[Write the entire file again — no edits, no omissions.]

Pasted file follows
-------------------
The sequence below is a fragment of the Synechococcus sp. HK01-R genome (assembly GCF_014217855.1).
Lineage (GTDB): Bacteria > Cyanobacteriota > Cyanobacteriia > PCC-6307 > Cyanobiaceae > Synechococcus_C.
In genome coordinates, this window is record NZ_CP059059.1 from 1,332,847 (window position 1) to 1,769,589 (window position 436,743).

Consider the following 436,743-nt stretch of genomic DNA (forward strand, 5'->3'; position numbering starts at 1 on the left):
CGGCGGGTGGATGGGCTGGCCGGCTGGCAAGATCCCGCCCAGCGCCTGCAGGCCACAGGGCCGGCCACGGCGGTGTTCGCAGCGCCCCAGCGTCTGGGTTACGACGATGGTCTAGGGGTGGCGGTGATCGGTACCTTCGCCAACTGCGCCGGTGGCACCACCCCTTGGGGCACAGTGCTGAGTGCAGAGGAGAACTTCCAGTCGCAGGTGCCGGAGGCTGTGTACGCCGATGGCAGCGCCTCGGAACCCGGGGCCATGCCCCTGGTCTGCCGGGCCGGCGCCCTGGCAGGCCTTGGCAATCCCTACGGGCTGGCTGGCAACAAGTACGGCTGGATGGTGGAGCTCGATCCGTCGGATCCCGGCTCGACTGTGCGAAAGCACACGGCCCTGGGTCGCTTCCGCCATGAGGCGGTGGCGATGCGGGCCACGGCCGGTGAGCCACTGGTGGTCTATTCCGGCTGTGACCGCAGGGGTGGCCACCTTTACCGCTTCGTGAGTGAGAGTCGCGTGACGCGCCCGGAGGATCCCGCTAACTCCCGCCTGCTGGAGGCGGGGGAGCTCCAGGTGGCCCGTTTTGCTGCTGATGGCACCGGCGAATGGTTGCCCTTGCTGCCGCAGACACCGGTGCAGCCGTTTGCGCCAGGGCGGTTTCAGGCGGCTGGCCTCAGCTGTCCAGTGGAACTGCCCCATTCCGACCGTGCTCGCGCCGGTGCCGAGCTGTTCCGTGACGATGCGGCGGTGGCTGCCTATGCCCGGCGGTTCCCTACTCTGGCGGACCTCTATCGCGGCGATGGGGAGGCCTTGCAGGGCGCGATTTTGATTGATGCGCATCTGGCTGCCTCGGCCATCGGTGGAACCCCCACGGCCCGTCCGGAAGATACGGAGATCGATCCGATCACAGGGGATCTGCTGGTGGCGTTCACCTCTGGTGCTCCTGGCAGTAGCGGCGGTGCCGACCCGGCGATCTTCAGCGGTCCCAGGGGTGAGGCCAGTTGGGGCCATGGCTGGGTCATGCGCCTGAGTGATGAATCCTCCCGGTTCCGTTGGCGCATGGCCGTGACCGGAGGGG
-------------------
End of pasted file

The sequence below is a fragment of the Synechococcus sp. HK01-R genome (assembly GCF_014217855.1).
Lineage (GTDB): Bacteria > Cyanobacteriota > Cyanobacteriia > PCC-6307 > Cyanobiaceae > Synechococcus_C.
In genome coordinates, this window is record NZ_CP059059.1 from 1,332,847 (window position 1) to 1,769,589 (window position 436,743).

Consider the following 436,743-nt stretch of genomic DNA (forward strand, 5'->3'; position numbering starts at 1 on the left):
CGGCGGGTGGATGGGCTGGCCGGCTGGCAAGATCCCGCCCAGCGCCTGCAGGCCACAGGGCCGGCCACGGCGGTGTTCGCAGCGCCCCAGCGTCTGGGTTACGACGATGGTCTAGGGGTGGCGGTGATCGGTACCTTCGCCAACTGCGCCGGTGGCACCACCCCTTGGGGCACAGTGCTGAGTGCAGAGGAGAACTTCCAGTCGCAGGTGCCGGAGGCTGTGTACGCCGATGGCAGCGCCTCGGAACCCGGGGCCATGCCCCTGGTCTGCCGGGCCGGCGCCCTGGCAGGCCTTGGCAATCCCTACGGGCTGGCTGGCAACAAGTACGGCTGGATGGTGGAGCTCGATCCGTCGGATCCCGGCTCGACTGTGCGAAAGCACACGGCCCTGGGTCGCTTCCGCCATGAGGCGGTGGCGATGCGGGCCACGGCCGGTGAGCCACTGGTGGTCTATTCCGGCTGTGACCGCAGGGGTGGCCACCTTTACCGCTTCGTGAGTGAGAGTCGCGTGACGCGCCCGGAGGATCCCGCTAACTCCCGCCTGCTGGAGGCGGGGGAGCTCCAGGTGGCCCGTTTTGCTGCTGATGGCACCGGCGAATGGTTGCCCTTGCTGCCGCAGACACCGGTGCAGCCGTTTGCGCCAGGGCGGTTTCAGGCGGCTGGCCTCAGCTGTCCAGTGGAACTGCCCCATTCCGACCGTGCTCGCGCCGGTGCCGAGCTGTTCCGTGACGATGCGGCGGTGGCTGCCTATGCCCGGCGGTTCCCTACTCTGGCGGACCTCTATCGCGGCGATGGGGAGGCCTTGCAGGGCGCGATTTTGATTGATGCGCATCTGGCTGCCTCGGCCATCGGTGGAACCCCCACGGCCCGTCCGGAAGATACGGAGATCGATCCGATCACAGGGGATCTGCTGGTGGCGTTCACCTCTGGTGCTCCTGGCAGTAGCGGCGGTGCCGACCCGGCGATCTTCAGCGGTCCCAGGGGTGAGGCCAGTTGGGGCCATGGCTGGGTCATGCGCCTGAGTGATGAATCCTCCCGGTTCCGTTGGCGCATGGCCGTGACCGGAGGGG